Google plotting open source alternative to Facebook Instant Articles
Google, the world’s largest search engine, is said to be planning its own alternative to Facebook’s Instant Articles.
Facebook said in May this year that it would be offering a small group of content creators the opportunity to publish exclusive content on its platform.
Content published via Instant Articles will load a lot faster and look better, particularly on mobile devices. Improving the experience of mobile users is a top priority for Facebook as an increasingly large share of online activity is moving to tablets and smartphones.
For the content creators there is the chance to tap in to Facebook’s hugely lucrative advertising network and its audience of 1.49 billion users.
Still no love for Google+
Google is yet to make a formal announcement about its own pitch to content creators, but reports suggest it is working on an open source alternative that would not be restricted to big, established publishers.
Instead, the search company is looking at how it can deliver some of the user benefits of Instant Articles outside of the Facebook environment to anyone publishing content from global newspaper groups to hobby bloggers.
Sources with close knowledge of the project told the business magazine Fortune that Google’s own social network, Google+, will not be involved.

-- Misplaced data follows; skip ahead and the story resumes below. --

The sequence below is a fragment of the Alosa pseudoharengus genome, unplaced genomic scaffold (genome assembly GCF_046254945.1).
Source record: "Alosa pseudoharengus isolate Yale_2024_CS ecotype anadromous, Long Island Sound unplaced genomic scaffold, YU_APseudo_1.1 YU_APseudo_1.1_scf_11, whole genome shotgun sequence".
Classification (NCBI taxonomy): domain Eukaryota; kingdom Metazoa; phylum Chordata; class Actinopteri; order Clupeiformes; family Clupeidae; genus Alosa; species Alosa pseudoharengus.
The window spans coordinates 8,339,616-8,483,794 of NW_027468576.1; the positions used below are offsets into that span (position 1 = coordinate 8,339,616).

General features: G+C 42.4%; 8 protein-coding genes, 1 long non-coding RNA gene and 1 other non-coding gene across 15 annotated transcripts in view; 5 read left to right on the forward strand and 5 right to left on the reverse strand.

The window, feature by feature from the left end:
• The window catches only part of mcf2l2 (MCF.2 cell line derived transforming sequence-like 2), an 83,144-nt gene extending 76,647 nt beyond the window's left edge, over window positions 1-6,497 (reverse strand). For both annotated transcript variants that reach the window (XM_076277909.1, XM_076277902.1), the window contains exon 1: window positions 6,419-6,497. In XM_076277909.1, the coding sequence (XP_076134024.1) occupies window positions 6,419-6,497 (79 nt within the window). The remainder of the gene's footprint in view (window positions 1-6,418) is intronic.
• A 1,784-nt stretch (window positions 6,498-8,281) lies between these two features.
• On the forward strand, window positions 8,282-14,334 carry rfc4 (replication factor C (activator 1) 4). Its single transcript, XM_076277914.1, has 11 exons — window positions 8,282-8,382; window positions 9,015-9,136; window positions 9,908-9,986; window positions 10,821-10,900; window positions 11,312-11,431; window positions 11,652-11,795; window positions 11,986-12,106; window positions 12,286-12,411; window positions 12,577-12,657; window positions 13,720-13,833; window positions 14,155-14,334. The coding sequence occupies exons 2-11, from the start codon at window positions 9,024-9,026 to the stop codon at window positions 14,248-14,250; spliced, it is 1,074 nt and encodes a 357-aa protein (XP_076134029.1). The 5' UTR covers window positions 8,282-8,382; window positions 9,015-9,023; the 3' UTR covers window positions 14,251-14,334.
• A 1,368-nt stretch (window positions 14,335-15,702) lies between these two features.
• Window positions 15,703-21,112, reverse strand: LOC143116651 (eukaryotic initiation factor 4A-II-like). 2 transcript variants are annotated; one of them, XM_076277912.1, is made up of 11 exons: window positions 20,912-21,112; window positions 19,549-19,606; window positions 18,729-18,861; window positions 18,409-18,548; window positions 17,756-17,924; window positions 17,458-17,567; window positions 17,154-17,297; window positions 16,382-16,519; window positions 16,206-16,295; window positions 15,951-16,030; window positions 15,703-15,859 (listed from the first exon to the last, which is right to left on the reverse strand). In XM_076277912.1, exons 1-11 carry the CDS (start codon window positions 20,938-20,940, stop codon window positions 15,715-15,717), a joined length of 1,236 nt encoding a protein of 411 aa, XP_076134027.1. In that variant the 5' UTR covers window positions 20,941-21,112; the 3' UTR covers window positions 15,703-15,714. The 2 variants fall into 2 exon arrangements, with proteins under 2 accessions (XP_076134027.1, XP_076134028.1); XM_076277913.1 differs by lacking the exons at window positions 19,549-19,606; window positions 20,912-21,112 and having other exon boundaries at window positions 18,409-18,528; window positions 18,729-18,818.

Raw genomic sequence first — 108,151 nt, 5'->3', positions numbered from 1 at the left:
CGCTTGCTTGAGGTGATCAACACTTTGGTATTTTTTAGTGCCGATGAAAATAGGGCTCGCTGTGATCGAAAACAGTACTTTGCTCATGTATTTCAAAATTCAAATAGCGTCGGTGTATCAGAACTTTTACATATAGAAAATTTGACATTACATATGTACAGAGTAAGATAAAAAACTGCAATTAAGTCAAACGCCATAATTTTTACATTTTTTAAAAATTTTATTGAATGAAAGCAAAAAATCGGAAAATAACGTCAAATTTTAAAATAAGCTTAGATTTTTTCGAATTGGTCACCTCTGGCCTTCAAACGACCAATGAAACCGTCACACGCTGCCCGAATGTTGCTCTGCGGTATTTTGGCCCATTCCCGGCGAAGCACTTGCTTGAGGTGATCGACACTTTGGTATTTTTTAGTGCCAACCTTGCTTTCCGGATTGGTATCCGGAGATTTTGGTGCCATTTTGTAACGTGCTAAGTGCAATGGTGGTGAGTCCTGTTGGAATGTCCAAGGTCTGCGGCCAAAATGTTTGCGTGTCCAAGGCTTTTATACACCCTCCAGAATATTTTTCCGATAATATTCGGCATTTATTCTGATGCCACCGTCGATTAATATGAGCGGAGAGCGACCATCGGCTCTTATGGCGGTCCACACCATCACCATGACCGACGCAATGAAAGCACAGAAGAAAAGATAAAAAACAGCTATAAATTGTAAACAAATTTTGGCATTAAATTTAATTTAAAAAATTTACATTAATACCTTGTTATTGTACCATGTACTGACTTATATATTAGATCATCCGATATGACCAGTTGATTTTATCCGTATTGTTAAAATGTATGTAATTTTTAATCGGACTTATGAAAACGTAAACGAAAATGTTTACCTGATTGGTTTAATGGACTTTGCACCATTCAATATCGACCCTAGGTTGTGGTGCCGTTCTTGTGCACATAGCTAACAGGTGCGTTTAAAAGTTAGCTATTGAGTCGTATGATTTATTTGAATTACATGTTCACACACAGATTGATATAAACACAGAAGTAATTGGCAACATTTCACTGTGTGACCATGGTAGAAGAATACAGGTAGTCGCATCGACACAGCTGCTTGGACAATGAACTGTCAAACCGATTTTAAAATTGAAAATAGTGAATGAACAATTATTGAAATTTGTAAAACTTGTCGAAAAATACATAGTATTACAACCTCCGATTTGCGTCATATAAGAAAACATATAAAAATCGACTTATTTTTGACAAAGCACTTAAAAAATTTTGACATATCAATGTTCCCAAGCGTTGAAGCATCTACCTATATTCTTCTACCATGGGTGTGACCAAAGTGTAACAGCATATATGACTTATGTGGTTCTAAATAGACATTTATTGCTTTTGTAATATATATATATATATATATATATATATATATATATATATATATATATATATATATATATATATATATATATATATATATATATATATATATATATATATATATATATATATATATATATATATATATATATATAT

Google+ remains a challenge for Google, with strong user numbers driven largely by the bundling of Google services and weak engagement stats.
The move by Google is a response to the increasing threat Facebook poses to its grip on online advertising revenue.
Google makes 4x as much as Facebook from ads
Google made a massive USD $17.7 billion in the second quarter of this year, up 11 per cent on the same period in 2014. More than 90 per cent of that figure came from advertising.
Facebook is similarly reliant on ad revenue but is some way behind Google having made just over USD $4 billion in Q2.
But while Facebook is making only around a quarter of Google’s revenue it remains a serious competitor for the attention of users.
When Facebook announced its second quarter results last month it also revealed that monthly active users had reached a record 1.49 billion and that 844 million people were accessing Facebook on their mobile devices every day.
It is by some margin the dominant player in the social media space with a membership almost 5 times bigger than Twitter. Facebook has also gobbled up newer, high-growth brands, such as WhatsApp and Instagram.
Facebook’s data is getting better and better
Facebook has a huge advantage over Google because it is able to learn about its users through the profiles they create, the content they share and the people they connect with.
Content creation, promotion and engagement within the Facebook environment is often behind a log-in, meaning Google and other search engines can’t get at it.
Facebook is therefore is an excellent position to develop increasingly sophisticated and profitable advertising products. It also has a great pitch to offer the best content creators, many of which are still searching for a sustainable revenue model.
The New York Times, for example, is the world’s most popular online news site and one of the most highly-regarded brands in publishing. Facebook may only have been around since 2004, but the company dwarfs The New York Times in terms of audience and revenue.